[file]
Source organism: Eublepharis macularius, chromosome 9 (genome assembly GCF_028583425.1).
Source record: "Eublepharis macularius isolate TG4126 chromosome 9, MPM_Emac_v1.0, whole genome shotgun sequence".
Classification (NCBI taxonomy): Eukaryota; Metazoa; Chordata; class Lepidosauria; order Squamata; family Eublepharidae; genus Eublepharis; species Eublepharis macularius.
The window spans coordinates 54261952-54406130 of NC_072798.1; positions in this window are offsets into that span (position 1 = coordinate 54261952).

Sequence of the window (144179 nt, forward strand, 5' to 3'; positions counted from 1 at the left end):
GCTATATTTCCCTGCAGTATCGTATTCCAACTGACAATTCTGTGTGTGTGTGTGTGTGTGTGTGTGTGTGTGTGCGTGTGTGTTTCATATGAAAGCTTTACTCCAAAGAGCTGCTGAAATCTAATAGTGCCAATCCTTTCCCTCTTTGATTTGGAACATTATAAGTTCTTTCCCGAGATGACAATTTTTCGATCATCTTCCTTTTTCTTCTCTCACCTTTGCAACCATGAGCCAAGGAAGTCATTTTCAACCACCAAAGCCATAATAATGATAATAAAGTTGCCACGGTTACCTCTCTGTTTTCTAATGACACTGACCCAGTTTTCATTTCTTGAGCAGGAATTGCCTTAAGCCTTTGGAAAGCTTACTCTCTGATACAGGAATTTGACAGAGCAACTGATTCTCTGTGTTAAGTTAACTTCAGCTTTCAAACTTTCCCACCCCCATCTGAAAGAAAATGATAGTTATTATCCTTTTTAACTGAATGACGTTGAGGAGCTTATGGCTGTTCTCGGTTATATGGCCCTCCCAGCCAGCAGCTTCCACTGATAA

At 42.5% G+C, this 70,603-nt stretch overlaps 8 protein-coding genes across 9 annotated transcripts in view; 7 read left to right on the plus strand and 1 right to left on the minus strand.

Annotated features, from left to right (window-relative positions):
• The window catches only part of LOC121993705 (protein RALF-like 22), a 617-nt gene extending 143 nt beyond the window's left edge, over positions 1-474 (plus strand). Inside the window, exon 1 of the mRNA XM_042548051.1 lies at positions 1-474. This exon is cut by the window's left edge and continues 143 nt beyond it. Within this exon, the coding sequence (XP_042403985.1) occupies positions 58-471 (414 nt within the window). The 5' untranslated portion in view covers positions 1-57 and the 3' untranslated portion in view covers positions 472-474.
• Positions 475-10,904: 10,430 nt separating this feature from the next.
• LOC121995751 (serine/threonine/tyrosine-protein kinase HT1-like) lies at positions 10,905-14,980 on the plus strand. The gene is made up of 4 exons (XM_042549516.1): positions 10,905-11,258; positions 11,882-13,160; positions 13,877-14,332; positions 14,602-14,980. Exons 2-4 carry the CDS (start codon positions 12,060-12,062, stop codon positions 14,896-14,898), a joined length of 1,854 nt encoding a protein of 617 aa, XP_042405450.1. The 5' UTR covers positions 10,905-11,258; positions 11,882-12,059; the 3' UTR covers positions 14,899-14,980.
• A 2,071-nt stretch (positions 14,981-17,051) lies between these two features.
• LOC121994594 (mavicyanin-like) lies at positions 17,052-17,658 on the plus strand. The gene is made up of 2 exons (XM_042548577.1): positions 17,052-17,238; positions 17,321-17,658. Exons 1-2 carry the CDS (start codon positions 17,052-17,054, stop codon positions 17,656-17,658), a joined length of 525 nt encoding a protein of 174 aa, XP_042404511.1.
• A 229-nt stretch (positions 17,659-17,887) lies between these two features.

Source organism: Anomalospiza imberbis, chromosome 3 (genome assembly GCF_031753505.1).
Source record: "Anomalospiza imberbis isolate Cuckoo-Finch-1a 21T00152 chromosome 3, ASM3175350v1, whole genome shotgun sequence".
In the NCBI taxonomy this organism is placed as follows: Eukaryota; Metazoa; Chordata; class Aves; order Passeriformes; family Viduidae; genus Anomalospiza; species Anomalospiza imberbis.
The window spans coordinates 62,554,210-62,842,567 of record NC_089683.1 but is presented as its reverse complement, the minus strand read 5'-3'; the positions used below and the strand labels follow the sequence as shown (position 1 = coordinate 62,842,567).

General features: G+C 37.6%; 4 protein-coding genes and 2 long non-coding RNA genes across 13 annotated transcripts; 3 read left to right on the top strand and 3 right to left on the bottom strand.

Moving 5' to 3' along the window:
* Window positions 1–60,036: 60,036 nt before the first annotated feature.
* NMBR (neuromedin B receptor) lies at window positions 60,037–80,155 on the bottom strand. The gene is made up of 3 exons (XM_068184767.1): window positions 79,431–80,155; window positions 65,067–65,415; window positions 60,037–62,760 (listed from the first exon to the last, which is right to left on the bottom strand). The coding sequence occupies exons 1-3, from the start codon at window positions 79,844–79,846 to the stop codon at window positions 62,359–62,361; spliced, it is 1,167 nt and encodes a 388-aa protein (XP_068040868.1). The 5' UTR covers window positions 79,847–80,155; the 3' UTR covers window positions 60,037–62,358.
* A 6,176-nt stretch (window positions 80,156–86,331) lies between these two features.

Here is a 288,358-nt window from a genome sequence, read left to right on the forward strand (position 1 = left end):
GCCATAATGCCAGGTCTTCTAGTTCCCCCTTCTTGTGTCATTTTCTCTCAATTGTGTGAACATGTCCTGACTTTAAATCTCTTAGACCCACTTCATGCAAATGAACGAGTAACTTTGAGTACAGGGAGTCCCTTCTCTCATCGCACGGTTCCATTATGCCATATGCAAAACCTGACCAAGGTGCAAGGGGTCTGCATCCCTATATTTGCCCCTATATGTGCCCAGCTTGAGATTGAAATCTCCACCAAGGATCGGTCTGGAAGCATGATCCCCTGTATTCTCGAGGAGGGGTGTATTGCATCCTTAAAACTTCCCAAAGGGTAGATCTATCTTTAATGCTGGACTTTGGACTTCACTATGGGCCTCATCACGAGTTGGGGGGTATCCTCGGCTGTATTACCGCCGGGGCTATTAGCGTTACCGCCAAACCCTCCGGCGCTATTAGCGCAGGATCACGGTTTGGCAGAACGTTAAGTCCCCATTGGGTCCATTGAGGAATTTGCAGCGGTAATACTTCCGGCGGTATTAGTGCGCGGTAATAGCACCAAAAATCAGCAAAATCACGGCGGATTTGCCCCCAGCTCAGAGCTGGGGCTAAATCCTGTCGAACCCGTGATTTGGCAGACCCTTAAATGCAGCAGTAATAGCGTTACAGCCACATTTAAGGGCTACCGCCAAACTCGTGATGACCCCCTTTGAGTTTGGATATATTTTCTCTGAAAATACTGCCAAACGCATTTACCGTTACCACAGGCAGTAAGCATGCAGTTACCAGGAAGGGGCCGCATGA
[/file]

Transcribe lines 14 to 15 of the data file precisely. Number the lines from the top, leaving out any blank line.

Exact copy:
• A 229-nt stretch (positions 17,659-17,887) lies between these two features.

Source organism: Anomalospiza imberbis, chromosome 3 (genome assembly GCF_031753505.1).